• They’re not maximizing profits, they’re attempting to recoup losses. If they scrub the season, the league will lose an estimated $1.1 billion in revenue. If they can complete the season with the 24-team tournament, those losses will be cut almost in half.

      • I don’t k how how the league makes more playing in Vegas? There’s no spectator, the tv deal should be the same regardless of the city. If I’m missing something please let me know.

      • I think your nose is growing ice bear.

    • Just looking at the total cases in each city supports your argument BCLeaffan. But there’s probably not that much difference in terms of per capita.

      Metro Vancouver has a current population of 2,463,000 with B.C. at 5,100,000. Edmonton’s population is around 982,000 and Alberta has a total of 4,371,000.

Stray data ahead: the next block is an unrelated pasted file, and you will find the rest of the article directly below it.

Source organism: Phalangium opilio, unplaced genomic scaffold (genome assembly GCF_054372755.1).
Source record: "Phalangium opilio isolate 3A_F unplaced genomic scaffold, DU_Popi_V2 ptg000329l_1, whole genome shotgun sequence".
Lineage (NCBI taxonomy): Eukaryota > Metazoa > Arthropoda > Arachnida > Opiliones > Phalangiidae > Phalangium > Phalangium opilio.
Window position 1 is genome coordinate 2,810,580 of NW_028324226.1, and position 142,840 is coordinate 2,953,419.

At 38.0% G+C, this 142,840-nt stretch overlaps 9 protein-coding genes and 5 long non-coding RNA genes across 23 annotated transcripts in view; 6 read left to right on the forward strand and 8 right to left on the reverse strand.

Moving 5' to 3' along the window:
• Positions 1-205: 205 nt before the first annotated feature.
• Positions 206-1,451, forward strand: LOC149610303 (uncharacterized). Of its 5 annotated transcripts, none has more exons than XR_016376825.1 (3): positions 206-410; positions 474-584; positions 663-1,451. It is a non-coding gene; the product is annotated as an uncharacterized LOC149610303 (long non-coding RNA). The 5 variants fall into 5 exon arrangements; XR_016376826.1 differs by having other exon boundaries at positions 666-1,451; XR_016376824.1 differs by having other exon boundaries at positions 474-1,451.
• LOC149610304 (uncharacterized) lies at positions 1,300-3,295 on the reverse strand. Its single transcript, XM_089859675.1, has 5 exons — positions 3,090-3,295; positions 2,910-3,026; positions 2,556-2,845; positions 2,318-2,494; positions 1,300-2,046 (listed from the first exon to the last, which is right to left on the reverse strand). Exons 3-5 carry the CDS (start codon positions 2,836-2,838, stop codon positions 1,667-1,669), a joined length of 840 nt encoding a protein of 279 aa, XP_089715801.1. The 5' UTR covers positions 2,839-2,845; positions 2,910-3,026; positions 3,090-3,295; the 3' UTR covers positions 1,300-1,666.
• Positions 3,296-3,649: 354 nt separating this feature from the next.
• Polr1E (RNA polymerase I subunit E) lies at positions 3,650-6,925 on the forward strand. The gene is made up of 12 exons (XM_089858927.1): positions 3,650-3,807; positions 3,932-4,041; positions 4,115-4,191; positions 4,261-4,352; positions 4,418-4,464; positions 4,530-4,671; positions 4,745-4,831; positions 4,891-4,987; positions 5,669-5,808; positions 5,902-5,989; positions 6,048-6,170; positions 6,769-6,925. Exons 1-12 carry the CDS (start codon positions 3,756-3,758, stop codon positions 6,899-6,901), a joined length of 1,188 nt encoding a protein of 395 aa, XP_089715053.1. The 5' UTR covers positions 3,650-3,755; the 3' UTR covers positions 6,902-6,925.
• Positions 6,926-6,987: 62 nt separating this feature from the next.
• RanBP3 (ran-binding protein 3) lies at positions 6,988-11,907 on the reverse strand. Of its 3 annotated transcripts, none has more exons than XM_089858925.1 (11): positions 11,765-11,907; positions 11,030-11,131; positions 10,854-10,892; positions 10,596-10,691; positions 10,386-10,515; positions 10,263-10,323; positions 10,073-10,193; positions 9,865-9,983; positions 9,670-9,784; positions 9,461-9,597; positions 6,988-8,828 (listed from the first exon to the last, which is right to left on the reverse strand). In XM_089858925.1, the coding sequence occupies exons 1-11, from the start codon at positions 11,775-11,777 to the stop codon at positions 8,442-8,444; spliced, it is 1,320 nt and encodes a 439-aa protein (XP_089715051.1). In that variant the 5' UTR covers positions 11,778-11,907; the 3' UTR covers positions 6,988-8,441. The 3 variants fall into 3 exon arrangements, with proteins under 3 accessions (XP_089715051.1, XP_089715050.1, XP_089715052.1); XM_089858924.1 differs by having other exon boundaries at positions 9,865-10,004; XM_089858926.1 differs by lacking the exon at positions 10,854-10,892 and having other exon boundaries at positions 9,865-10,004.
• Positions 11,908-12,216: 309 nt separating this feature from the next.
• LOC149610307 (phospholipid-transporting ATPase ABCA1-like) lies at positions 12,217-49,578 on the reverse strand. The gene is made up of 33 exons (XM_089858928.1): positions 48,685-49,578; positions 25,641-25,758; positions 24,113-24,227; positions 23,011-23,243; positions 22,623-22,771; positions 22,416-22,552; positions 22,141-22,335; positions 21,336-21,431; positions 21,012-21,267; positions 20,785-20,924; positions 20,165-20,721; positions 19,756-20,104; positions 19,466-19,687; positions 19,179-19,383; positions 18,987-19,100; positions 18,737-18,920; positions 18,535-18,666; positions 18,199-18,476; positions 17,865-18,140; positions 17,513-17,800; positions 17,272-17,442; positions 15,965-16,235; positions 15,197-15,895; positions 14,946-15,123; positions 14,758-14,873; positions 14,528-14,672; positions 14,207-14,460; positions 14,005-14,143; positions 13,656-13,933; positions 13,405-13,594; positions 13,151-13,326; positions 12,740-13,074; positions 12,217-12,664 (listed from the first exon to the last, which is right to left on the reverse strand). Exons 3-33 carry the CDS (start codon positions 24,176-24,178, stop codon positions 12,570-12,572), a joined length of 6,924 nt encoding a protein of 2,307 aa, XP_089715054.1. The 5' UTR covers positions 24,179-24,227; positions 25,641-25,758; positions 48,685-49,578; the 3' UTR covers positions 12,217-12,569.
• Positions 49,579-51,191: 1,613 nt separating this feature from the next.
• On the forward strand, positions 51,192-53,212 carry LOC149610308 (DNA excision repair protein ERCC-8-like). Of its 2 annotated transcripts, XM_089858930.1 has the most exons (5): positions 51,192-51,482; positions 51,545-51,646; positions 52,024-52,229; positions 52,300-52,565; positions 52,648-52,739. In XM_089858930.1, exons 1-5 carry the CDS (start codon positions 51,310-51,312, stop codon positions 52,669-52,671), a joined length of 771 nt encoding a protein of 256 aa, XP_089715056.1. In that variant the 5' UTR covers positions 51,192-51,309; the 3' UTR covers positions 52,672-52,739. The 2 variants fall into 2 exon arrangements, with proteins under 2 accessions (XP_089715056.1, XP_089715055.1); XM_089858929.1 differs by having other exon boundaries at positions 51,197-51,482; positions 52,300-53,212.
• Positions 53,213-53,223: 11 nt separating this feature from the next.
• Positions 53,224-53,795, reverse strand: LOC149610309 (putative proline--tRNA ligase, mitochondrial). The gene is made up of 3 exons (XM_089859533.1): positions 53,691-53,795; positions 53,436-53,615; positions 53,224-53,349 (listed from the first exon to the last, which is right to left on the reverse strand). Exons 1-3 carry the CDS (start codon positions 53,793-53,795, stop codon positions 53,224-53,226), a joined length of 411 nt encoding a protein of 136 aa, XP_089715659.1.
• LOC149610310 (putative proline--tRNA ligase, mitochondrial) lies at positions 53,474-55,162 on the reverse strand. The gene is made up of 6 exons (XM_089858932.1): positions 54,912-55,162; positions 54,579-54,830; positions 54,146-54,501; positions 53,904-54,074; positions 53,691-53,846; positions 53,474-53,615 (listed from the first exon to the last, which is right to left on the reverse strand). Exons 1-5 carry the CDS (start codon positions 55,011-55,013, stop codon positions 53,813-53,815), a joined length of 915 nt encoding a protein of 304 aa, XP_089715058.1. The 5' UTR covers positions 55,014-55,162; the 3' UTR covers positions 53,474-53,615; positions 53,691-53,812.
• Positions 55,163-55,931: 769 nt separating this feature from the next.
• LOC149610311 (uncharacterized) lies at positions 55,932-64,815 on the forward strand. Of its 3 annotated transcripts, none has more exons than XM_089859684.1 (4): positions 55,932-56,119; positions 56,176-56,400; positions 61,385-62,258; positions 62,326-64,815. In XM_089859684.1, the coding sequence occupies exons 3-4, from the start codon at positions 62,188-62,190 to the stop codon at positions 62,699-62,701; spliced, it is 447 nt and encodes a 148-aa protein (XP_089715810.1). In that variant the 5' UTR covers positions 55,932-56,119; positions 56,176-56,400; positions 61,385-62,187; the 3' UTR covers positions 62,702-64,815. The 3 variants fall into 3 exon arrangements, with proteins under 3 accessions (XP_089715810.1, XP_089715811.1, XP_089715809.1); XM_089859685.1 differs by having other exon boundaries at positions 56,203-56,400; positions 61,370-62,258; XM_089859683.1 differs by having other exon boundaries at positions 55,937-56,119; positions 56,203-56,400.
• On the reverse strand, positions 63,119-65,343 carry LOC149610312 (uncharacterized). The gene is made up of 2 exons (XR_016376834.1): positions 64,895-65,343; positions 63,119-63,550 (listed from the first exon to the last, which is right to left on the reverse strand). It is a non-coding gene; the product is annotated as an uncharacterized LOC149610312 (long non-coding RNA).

The GTA alone has 6,197,000 while Ontario sits at 14,446,515, considerably more than the other two combined.

  2. Ontario has almost 3 times the population of B.C. but they’ve had over 12 times the Covid-19 cases (33,378 to 2,709) and over 15 times the deaths related to Covid-19 (2,573 to 168). The league cannot ensure the safety of all involved, all they can do is try to minimize the risk. A good place to start would be choosing hubs that have been more successful in minimizing the impact of Covid-19.

    • They evidently feel they can best minimize the risk in areas where the arenas, training facilities, accommodations, and transportation are centered within a small area. That’s why Vegas is getting the nod and why Toronto is being seriously considered.

    • No disputing the figures Gored – but as I say above, the rate of infection among those still able to move about is not that much different when you take into account the populations. Remember, too, that the VAST majority of deaths in Ontario (and likely in B.C. as well) occurred in long-term care facilities and there are probably more of those in the GTA than in B.C. and Alberta combined.

  3. I’d be more concerned of the ice condition in Vegas. They had trouble in their inaugural year going to the final in June trying to keep the ice in playable condition. How do they plan to keep in up in July and August?